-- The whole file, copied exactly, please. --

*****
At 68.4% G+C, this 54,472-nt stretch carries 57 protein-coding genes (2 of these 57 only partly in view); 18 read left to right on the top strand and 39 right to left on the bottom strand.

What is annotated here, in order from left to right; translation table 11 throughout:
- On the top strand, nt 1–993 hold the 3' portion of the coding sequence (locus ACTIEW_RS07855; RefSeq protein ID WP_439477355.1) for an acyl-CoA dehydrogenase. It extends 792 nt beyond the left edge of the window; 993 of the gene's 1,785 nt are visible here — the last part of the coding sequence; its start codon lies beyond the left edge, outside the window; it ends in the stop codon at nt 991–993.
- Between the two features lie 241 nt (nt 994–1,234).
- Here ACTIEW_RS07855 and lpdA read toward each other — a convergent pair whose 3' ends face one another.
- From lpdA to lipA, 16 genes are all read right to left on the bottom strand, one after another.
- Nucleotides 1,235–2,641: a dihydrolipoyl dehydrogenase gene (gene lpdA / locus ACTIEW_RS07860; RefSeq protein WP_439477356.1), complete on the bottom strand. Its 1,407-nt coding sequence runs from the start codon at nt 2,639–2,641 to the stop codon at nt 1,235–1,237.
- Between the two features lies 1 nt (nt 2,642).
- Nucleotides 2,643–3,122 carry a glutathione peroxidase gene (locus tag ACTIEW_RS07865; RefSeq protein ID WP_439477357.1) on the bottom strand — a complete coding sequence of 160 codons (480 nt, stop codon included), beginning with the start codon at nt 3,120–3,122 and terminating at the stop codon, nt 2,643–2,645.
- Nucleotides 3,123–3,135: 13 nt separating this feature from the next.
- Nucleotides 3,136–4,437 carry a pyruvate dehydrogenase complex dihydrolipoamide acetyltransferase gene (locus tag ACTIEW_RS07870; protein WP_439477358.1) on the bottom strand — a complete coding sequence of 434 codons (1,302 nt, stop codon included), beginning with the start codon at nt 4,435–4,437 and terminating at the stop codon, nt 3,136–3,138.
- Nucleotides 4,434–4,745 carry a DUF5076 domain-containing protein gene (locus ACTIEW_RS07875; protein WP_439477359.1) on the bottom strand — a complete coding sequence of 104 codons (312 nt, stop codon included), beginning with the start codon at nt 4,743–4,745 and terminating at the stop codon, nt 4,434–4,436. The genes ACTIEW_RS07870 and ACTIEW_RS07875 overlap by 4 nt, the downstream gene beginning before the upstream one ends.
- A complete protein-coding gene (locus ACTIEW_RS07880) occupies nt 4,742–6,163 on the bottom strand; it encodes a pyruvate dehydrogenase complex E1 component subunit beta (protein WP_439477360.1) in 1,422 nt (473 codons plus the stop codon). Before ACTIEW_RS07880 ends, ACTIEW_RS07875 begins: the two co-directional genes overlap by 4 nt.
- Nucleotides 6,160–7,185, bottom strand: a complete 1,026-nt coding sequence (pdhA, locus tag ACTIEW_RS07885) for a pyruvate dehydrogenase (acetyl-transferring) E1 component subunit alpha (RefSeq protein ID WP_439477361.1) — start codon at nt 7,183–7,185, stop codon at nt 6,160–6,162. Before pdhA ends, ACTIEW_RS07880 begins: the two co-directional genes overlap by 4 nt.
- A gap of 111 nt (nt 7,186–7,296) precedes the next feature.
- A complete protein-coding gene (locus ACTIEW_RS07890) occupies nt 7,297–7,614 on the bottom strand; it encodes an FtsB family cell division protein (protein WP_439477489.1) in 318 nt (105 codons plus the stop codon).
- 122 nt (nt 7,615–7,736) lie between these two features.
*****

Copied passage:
At 68.4% G+C, this 54,472-nt stretch carries 57 protein-coding genes (2 of these 57 only partly in view); 18 read left to right on the top strand and 39 right to left on the bottom strand.

What is annotated here, in order from left to right; translation table 11 throughout:
- On the top strand, nt 1–993 hold the 3' portion of the coding sequence (locus ACTIEW_RS07855; RefSeq protein ID WP_439477355.1) for an acyl-CoA dehydrogenase. It extends 792 nt beyond the left edge of the window; 993 of the gene's 1,785 nt are visible here — the last part of the coding sequence; its start codon lies beyond the left edge, outside the window; it ends in the stop codon at nt 991–993.
- Between the two features lie 241 nt (nt 994–1,234).
- Here ACTIEW_RS07855 and lpdA read toward each other — a convergent pair whose 3' ends face one another.
- From lpdA to lipA, 16 genes are all read right to left on the bottom strand, one after another.
- Nucleotides 1,235–2,641: a dihydrolipoyl dehydrogenase gene (gene lpdA / locus ACTIEW_RS07860; RefSeq protein WP_439477356.1), complete on the bottom strand. Its 1,407-nt coding sequence runs from the start codon at nt 2,639–2,641 to the stop codon at nt 1,235–1,237.
- Between the two features lies 1 nt (nt 2,642).
- Nucleotides 2,643–3,122 carry a glutathione peroxidase gene (locus tag ACTIEW_RS07865; RefSeq protein ID WP_439477357.1) on the bottom strand — a complete coding sequence of 160 codons (480 nt, stop codon included), beginning with the start codon at nt 3,120–3,122 and terminating at the stop codon, nt 2,643–2,645.
- Nucleotides 3,123–3,135: 13 nt separating this feature from the next.
- Nucleotides 3,136–4,437 carry a pyruvate dehydrogenase complex dihydrolipoamide acetyltransferase gene (locus tag ACTIEW_RS07870; protein WP_439477358.1) on the bottom strand — a complete coding sequence of 434 codons (1,302 nt, stop codon included), beginning with the start codon at nt 4,435–4,437 and terminating at the stop codon, nt 3,136–3,138.
- Nucleotides 4,434–4,745 carry a DUF5076 domain-containing protein gene (locus ACTIEW_RS07875; protein WP_439477359.1) on the bottom strand — a complete coding sequence of 104 codons (312 nt, stop codon included), beginning with the start codon at nt 4,743–4,745 and terminating at the stop codon, nt 4,434–4,436. The genes ACTIEW_RS07870 and ACTIEW_RS07875 overlap by 4 nt, the downstream gene beginning before the upstream one ends.
- A complete protein-coding gene (locus ACTIEW_RS07880) occupies nt 4,742–6,163 on the bottom strand; it encodes a pyruvate dehydrogenase complex E1 component subunit beta (protein WP_439477360.1) in 1,422 nt (473 codons plus the stop codon). Before ACTIEW_RS07880 ends, ACTIEW_RS07875 begins: the two co-directional genes overlap by 4 nt.
- Nucleotides 6,160–7,185, bottom strand: a complete 1,026-nt coding sequence (pdhA, locus tag ACTIEW_RS07885) for a pyruvate dehydrogenase (acetyl-transferring) E1 component subunit alpha (RefSeq protein ID WP_439477361.1) — start codon at nt 7,183–7,185, stop codon at nt 6,160–6,162. Before pdhA ends, ACTIEW_RS07880 begins: the two co-directional genes overlap by 4 nt.
- A gap of 111 nt (nt 7,186–7,296) precedes the next feature.
- A complete protein-coding gene (locus ACTIEW_RS07890) occupies nt 7,297–7,614 on the bottom strand; it encodes an FtsB family cell division protein (protein WP_439477489.1) in 318 nt (105 codons plus the stop codon).
- 122 nt (nt 7,615–7,736) lie between these two features.